Invoking Articles 6, 10, 11 and 14 of the Convention, the applicant’s complained about unfair trial, the alleged violation of their freedoms of expression and assembly, and the alleged discrimination on the ground of their political opinion.

A.  The parties’ submissions

The Government submitted that the applicants’ complaints relate partially to the period before 15 April 2002, which is outside the Court’s competence ratione temporis. Accordingly, the Court could only examine the part of the complaints relating to the cassation proceedings ending with the Supreme Court’s decision of 9 July 2002, as well as the subsequent reopened proceedings in the Supreme Court’s Plenum and the Court of Appeal.

The applicants did not submit any specific counter-arguments concerning the Court’s competence ratione temporis.

Furthermore, the Government contended that the applicants had not exhausted all the available domestic remedies. Specifically, the Government noted that it was open to the applicants to file a cassation appeal from the Court of Appeal’s judgment of 17 March 2005. However, the applicants failed to do so. Moreover, as concerns the complaints under Articles 10, 11 and 14 of the Convention, the Government submitted that the applicants had never raised these complaints in substance before the domestic courts and that their domestic appeals concerned only their right to a fair trial.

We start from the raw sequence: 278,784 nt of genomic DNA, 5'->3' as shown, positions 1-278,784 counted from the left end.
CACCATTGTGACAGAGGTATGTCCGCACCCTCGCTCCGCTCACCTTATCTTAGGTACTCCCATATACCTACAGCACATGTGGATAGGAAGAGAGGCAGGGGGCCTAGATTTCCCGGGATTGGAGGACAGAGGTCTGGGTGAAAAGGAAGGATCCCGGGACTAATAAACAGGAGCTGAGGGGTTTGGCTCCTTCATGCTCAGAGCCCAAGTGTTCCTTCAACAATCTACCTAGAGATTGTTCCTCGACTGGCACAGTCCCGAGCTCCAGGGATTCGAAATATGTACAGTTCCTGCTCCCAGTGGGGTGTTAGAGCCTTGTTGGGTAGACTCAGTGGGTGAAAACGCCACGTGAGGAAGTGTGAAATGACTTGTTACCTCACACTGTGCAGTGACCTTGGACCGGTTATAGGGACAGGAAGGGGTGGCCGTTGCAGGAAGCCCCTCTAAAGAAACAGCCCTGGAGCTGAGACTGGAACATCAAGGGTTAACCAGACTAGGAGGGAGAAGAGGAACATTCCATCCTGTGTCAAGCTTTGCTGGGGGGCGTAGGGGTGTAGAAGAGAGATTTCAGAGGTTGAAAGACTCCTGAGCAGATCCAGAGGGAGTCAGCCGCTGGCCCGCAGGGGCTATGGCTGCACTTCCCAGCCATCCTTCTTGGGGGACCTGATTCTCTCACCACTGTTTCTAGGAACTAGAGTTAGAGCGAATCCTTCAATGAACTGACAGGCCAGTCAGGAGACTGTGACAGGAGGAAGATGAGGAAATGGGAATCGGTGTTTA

The applicants argued that, at the time of lodging the present application with the Court, they had exhausted all the available domestic remedies by 9 July 2002, when a final decision was delivered by the Supreme Court. Only after the present application had been lodged with the Court, the proceedings were reopened and the case re-examined by the Court of Appeal. Therefore, the applicants contended that, because they had exhausted the domestic remedies available by the time of lodging the application, they had fulfilled the requirement of exhaustion of domestic remedies. Moreover, the applicants claimed that the domestic courts were not independent and that further attempt to seek redress through these courts would in any event be ineffective.

B.  The Court’s assessment

The Court observes that the applicants’ complaints partially relate to facts that occurred prior to 15 April 2002, the date of the Convention’s entry into force with respect to Azerbaijan. Specifically, the first-instance and appellate judgments in the original criminal proceedings had been delivered prior to that date. However, the Court considers that it is not necessary to determine whether the complaints fall, either fully or partially, within the Court’s competence ratione temporis because, even assuming that to be the case, the application is inadmissible for the following reasons.